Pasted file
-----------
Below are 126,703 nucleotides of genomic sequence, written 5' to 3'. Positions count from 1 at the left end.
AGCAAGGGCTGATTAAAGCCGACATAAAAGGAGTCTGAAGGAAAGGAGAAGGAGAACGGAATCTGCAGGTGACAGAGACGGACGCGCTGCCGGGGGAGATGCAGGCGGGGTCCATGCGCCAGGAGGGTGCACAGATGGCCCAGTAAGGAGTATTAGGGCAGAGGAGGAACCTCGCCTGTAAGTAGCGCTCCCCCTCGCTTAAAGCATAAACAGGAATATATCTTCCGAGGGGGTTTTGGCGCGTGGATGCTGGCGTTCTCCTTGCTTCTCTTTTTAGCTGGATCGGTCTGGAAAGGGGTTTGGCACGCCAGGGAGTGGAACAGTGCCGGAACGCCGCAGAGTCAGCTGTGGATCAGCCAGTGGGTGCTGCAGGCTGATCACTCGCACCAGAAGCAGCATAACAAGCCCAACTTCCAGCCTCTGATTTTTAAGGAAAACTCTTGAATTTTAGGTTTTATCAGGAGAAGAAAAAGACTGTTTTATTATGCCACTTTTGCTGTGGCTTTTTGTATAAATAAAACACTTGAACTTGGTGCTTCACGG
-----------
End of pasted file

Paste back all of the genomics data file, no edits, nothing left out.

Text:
Below are 126,703 nucleotides of genomic sequence, written 5' to 3'. Positions count from 1 at the left end.
AGCAAGGGCTGATTAAAGCCGACATAAAAGGAGTCTGAAGGAAAGGAGAAGGAGAACGGAATCTGCAGGTGACAGAGACGGACGCGCTGCCGGGGGAGATGCAGGCGGGGTCCATGCGCCAGGAGGGTGCACAGATGGCCCAGTAAGGAGTATTAGGGCAGAGGAGGAACCTCGCCTGTAAGTAGCGCTCCCCCTCGCTTAAAGCATAAACAGGAATATATCTTCCGAGGGGGTTTTGGCGCGTGGATGCTGGCGTTCTCCTTGCTTCTCTTTTTAGCTGGATCGGTCTGGAAAGGGGTTTGGCACGCCAGGGAGTGGAACAGTGCCGGAACGCCGCAGAGTCAGCTGTGGATCAGCCAGTGGGTGCTGCAGGCTGATCACTCGCACCAGAAGCAGCATAACAAGCCCAACTTCCAGCCTCTGATTTTTAAGGAAAACTCTTGAATTTTAGGTTTTATCAGGAGAAGAAAAAGACTGTTTTATTATGCCACTTTTGCTGTGGCTTTTTGTATAAATAAAACACTTGAACTTGGTGCTTCACGG